COVID-19 hits Black America hard, but HBCU chiefs find vaccine trial is hard to sell

Dillard and Xavier presidents get injections, ask their communities to follow suit

September 4, 2020 4:00 pm

In this Sept. 3 photo, a “Black Lives Matter” sign is affixed to the fence outside Dillard University. (Photo by Jarvis DeBerry / Louisiana Illuminator)

COVID-19 is known to have infected one of every 36 Black New Orleanians during the pandemic. There’s no way of knowing how many New Orleanians of any race have been infected, but those 6,601 confirmed cases that have been counted among Black people are 2.5 times more than the 2,594 cases that have been counted among White New Orleanians. 

Even more tragically, three times more Black New Orleanians have died of COVID-19.

It is in that context that the presidents of the two private Black universities in New Orleans made the following announcement Thursday:  “We, the Presidents of Dillard and Xavier are already participating in the Ochsner Medical System’s current vaccine trial,” Walter M. Kimbrough and C. Reynold Verret, wrote. “We appeal to the students, faculty, staff and alumni of Dillard, Xavier, and our sibling institutions to consider participating in this trial or others being conducted. The people and communities we serve look to us as an example. Our participation in such studies will help find ways to better fight the pandemic.”

On the phone Thursday,  Kimbrough imagined a worst-case scenario of a virus that has disproportionately killed Black people being followed by a vaccine that isn’t as effective for Black people. 

“That’s going to be scary,” he said. “I wanted to participate because I knew there weren’t enough of us in (the trials.)”

Federally funded medical research must include women and people of various races and ethnicities. But a history of being experimented on, lied to and exploited has resulted in Black Americans volunteering for clinical trials at a lower than average rate.

According to a May report from the Pew Research Center, Black Americans trust doctors less than their White counterparts, but they trust medical researchers a whole lot less, with only 53 percent expressing a positive opinion of people in that profession.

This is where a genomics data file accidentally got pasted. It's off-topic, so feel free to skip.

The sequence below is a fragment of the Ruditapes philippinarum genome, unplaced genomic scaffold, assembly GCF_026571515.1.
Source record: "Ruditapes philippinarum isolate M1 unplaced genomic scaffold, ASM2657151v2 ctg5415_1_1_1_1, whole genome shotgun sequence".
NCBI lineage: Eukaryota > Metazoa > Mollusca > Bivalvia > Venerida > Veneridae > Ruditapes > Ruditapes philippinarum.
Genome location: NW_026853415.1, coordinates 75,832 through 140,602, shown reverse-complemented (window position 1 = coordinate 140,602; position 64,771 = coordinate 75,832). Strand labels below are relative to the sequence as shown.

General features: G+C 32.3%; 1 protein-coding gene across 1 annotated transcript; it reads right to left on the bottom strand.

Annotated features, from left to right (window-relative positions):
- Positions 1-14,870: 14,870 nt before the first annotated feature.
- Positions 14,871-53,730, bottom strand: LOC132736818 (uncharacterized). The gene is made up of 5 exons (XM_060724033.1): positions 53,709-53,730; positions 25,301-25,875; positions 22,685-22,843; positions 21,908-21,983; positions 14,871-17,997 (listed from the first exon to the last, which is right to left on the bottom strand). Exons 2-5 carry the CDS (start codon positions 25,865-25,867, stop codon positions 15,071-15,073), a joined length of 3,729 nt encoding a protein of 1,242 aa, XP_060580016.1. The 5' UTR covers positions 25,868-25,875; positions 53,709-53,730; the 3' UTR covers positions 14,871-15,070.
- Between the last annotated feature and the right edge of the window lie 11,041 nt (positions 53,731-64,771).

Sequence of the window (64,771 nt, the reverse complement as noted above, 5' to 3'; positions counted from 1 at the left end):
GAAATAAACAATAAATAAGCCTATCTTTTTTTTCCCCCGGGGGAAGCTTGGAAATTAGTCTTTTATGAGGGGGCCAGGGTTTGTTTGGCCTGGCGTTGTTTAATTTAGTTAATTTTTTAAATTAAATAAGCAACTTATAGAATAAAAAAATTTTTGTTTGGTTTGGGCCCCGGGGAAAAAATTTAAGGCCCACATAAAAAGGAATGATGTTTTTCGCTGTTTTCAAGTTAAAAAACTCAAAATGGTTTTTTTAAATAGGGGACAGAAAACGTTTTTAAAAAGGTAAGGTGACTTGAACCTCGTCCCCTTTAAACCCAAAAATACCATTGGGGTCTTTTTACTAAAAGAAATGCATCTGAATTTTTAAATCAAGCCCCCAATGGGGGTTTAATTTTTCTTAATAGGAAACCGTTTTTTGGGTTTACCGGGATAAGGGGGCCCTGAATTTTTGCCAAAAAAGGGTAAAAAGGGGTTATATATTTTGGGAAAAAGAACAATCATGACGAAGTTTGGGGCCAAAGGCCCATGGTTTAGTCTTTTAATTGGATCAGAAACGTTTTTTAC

A Gallup poll conducted between July 20 and Aug. 2 asks about Americans’ willingness to take an FDA-approved COVID-19 vaccine. That poll doesn’t separate Black Americans from the general pool of folks listed as “non-White,” but it does find that 67 percent of White Americans say they’d take a vaccine and only 59 percent of others do.  

And, to be clear, pollsters didn’t ask people if they’d take a vaccine that’s being tested. They asked if they’d take one that’s been government approved. 

One cannot talk about Black Americans’ suspicions of medical research without addressing the Tuskegee Syphilis Study, which ran from 1932 to 1972. The federal government spent decades withholding penicillin from Black men with syphilis because officials wanted to observe the effects of the untreated disease. The Tuskegee story looms large in Black people’s collective memory.  

However, a 2010 article in the Journal of Healthcare for Poor and Underserved called “More than Tuskegee: Understanding Mistrust about Research Participation” argues that it’s not 40 years of experimentation and exploitation that’s made Black people wary of medical scientists, but 400 years of it. One particularly disgusting example is James Marion Sims, the so-called “father of modern gynecology” who perfected his surgical techniques by operating on enslaved women he didn’t bother to anesthetize. But, as the authors of “More than Tuskegee” point out, Black Americans never have to reach as far back as Tuskegee to find a disturbing story involving medical professionals and Black patients.

Kimbrough and Verret promoted a trial run by Ochsner about 24 hours after ProPublica reported that Ochsner sent some patients home to die of COVID-19 when their families and outside medical experts believed they could have benefited from more treatment. According to that report, Ochsner only sent Black COVID-19 patients home to die. Ochsner denies it treated Black patients differently.

On Thursday and Friday, Black people on social media seemed to be soundly rejecting the call from Kimbrough and Verret that they sign up to test the vaccine. The presidents’ acknowledgement of the horrors of Tuskegee and their mention that the lead researchers in the Ochsner study are Black and Hispanic seemed to have no effect.